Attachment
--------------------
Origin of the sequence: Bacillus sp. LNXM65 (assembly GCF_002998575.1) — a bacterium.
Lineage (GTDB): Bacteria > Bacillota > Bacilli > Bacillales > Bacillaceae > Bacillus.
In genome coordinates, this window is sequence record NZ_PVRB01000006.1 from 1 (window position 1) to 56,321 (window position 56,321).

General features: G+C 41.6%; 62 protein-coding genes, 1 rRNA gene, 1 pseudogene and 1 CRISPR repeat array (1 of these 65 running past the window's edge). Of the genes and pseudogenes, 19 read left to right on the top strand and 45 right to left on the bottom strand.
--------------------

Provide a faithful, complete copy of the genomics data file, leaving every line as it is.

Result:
Origin of the sequence: Bacillus sp. LNXM65 (assembly GCF_002998575.1) — a bacterium.
Lineage (GTDB): Bacteria > Bacillota > Bacilli > Bacillales > Bacillaceae > Bacillus.
In genome coordinates, this window is sequence record NZ_PVRB01000006.1 from 1 (window position 1) to 56,321 (window position 56,321).

General features: G+C 41.6%; 62 protein-coding genes, 1 rRNA gene, 1 pseudogene and 1 CRISPR repeat array (1 of these 65 running past the window's edge). Of the genes and pseudogenes, 19 read left to right on the top strand and 45 right to left on the bottom strand.